When in Rome: Presenting at the GeoVet 2023 Conference in Italy
Editor’s note: Each semester, students in the Geospatial Analytics Ph.D. program can apply for a Geospatial Analytics Travel Award that supports research travel or presentations at conferences. The following is a guest post by travel award winner Felipe Sanchez as part of the Student Travel series.
I have had my eye on the GeoVet conference since I started my doctoral program at the Center for Geospatial Analytics in the Fall of 2021. When I heard that the GeoVet 2023 conference was to be held in Silvi Marina, Teramo, Italy, I knew that I couldn’t pass up this opportunity. The Geovet conference, held every three years, brings together a diverse group of international experts in spatial epidemiology, spatial statistics and geographic information systems (GIS) applied to animal health, public health and food safety. I am incredibly grateful to the Center for Geospatial Analytics, the College of Veterinary Medicine and the Comparative Medicine Institute, division of Emerging and Infectious Diseases at NC State for providing the funding and support to participate in this unique conference.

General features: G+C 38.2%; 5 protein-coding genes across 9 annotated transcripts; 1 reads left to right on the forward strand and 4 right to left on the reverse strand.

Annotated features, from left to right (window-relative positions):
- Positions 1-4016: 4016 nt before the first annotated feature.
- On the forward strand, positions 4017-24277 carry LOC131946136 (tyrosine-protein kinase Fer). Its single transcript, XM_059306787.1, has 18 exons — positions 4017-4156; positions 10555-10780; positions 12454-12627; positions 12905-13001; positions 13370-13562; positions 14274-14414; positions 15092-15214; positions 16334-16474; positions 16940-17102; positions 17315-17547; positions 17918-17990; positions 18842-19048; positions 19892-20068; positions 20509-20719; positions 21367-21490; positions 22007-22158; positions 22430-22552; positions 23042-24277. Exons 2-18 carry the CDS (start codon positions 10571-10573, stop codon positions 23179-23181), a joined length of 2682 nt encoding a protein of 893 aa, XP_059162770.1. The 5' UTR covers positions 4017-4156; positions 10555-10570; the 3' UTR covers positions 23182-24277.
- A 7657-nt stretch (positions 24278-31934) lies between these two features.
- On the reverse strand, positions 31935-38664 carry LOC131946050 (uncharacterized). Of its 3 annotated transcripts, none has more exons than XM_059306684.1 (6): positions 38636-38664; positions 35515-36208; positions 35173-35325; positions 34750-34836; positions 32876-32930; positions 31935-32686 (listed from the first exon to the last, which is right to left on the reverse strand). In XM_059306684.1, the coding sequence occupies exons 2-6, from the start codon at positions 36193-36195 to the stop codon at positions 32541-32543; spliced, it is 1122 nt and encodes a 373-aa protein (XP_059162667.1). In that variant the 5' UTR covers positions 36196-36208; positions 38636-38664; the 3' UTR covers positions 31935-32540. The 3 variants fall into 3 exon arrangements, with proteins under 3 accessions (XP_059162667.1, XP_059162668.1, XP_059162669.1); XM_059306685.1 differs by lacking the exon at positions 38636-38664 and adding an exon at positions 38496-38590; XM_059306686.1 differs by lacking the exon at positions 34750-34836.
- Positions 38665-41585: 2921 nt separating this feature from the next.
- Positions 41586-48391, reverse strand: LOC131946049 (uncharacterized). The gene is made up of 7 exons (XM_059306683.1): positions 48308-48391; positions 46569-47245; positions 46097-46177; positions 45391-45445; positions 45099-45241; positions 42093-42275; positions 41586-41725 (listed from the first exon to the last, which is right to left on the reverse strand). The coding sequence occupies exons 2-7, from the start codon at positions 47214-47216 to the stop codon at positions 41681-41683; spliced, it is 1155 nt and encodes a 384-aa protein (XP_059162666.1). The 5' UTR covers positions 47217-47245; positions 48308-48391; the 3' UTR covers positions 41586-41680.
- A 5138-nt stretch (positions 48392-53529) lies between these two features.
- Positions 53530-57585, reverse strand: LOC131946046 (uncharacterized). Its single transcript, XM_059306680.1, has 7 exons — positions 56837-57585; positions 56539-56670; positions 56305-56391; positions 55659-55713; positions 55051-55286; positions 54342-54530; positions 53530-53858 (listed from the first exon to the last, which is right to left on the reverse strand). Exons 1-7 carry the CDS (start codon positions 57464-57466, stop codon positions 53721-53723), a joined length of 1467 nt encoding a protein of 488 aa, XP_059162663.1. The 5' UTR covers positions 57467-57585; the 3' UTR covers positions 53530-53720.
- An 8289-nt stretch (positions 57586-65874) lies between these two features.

During my participation in the GeoVet 2023 conference, I had the privilege of contributing to the “Artificial Intelligence for One Health” session, where I presented my current research on predicting spatially explicit swine farm locations using deep learning and aerial imagery to improve disease monitoring and surveillance. Accurate farm geolocations are essential for disease outbreak surveillance and monitoring, and for developing spatial epidemiological models that evaluate distance-dependent transmission processes across different production types. Farm geolocation data is often unavailable, which leads to assumptions or simplifications about the spatial distribution of livestock, potentially resulting in over- or underestimation of transmission patterns and impacting disease simulation model outcomes. My research is aimed at addressing this gap by developing a convolutional neural network trained to predict the geolocations of swine barns, their production type and demographic information that can be essential for developing accurate spatial epidemiological models.
Participating in the GeoVet conference allowed me to engage in stimulating discussions with fellow researchers in academia, government and the private sector from around the world. It was an excellent opportunity to exchange ideas, gather valuable feedback and explore collaborative possibilities in the field of spatial epidemiology and AI-driven solutions for One Health, an approach that considers and attempts to balance human, animal and environmental health. Many thanks to the GeoVet 2023 organizing committee for putting together such an excellent conference, and for allowing me to experience the wonderful Italian hospitality and food.